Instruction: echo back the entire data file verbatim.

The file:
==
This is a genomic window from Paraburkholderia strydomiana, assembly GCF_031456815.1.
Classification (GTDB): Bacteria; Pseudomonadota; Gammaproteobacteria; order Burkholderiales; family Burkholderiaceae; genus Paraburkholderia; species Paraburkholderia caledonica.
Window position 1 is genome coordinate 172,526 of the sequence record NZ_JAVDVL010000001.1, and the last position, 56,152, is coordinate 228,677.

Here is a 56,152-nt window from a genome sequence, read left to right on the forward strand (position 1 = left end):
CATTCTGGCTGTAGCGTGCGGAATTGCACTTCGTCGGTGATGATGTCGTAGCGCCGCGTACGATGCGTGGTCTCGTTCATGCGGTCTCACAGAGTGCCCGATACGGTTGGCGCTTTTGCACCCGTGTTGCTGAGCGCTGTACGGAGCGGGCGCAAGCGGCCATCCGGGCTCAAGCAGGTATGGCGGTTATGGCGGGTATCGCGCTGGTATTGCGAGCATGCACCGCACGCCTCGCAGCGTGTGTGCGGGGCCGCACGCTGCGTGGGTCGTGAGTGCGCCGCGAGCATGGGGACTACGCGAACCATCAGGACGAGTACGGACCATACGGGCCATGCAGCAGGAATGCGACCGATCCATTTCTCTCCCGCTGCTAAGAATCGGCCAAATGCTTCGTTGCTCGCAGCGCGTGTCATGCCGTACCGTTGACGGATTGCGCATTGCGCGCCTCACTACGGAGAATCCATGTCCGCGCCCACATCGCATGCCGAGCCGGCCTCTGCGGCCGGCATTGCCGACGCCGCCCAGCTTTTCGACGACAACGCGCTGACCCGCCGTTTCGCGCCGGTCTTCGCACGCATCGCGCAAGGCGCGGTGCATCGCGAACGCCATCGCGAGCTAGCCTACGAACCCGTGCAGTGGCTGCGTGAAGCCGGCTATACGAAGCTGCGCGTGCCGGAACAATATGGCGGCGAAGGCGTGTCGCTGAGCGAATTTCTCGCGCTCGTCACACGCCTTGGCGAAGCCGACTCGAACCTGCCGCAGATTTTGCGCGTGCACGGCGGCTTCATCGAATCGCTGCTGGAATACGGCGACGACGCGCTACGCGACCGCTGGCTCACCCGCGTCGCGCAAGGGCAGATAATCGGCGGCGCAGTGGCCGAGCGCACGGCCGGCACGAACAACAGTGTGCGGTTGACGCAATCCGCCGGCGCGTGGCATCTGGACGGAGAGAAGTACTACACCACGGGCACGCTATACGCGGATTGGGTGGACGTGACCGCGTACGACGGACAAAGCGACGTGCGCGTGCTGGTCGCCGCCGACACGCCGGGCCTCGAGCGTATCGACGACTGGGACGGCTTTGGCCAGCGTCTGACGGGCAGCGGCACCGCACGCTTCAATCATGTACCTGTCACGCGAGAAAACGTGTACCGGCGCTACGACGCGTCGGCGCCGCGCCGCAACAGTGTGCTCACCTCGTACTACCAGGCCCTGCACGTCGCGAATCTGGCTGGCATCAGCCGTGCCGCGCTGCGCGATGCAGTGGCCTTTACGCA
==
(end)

This is a genomic window from Paraburkholderia strydomiana, assembly GCF_031456815.1.
Classification (GTDB): Bacteria; Pseudomonadota; Gammaproteobacteria; order Burkholderiales; family Burkholderiaceae; genus Paraburkholderia; species Paraburkholderia caledonica.
Window position 1 is genome coordinate 172,526 of the sequence record NZ_JAVDVL010000001.1, and the last position, 56,152, is coordinate 228,677.

Here is a 56,152-nt window from a genome sequence, read left to right on the forward strand (position 1 = left end):
CATTCTGGCTGTAGCGTGCGGAATTGCACTTCGTCGGTGATGATGTCGTAGCGCCGCGTACGATGCGTGGTCTCGTTCATGCGGTCTCACAGAGTGCCCGATACGGTTGGCGCTTTTGCACCCGTGTTGCTGAGCGCTGTACGGAGCGGGCGCAAGCGGCCATCCGGGCTCAAGCAGGTATGGCGGTTATGGCGGGTATCGCGCTGGTATTGCGAGCATGCACCGCACGCCTCGCAGCGTGTGTGCGGGGCCGCACGCTGCGTGGGTCGTGAGTGCGCCGCGAGCATGGGGACTACGCGAACCATCAGGACGAGTACGGACCATACGGGCCATGCAGCAGGAATGCGACCGATCCATTTCTCTCCCGCTGCTAAGAATCGGCCAAATGCTTCGTTGCTCGCAGCGCGTGTCATGCCGTACCGTTGACGGATTGCGCATTGCGCGCCTCACTACGGAGAATCCATGTCCGCGCCCACATCGCATGCCGAGCCGGCCTCTGCGGCCGGCATTGCCGACGCCGCCCAGCTTTTCGACGACAACGCGCTGACCCGCCGTTTCGCGCCGGTCTTCGCACGCATCGCGCAAGGCGCGGTGCATCGCGAACGCCATCGCGAGCTAGCCTACGAACCCGTGCAGTGGCTGCGTGAAGCCGGCTATACGAAGCTGCGCGTGCCGGAACAATATGGCGGCGAAGGCGTGTCGCTGAGCGAATTTCTCGCGCTCGTCACACGCCTTGGCGAAGCCGACTCGAACCTGCCGCAGATTTTGCGCGTGCACGGCGGCTTCATCGAATCGCTGCTGGAATACGGCGACGACGCGCTACGCGACCGCTGGCTCACCCGCGTCGCGCAAGGGCAGATAATCGGCGGCGCAGTGGCCGAGCGCACGGCCGGCACGAACAACAGTGTGCGGTTGACGCAATCCGCCGGCGCGTGGCATCTGGACGGAGAGAAGTACTACACCACGGGCACGCTATACGCGGATTGGGTGGACGTGACCGCGTACGACGGACAAAGCGACGTGCGCGTGCTGGTCGCCGCCGACACGCCGGGCCTCGAGCGTATCGACGACTGGGACGGCTTTGGCCAGCGTCTGACGGGCAGCGGCACCGCACGCTTCAATCATGTACCTGTCACGCGAGAAAACGTGTACCGGCGCTACGACGCGTCGGCGCCGCGCCGCAACAGTGTGCTCACCTCGTACTACCAGGCCCTGCACGTCGCGAATCTGGCTGGCATCAGCCGTGCCGCGCTGCGCGATGCAGTGGCCTTTACGCA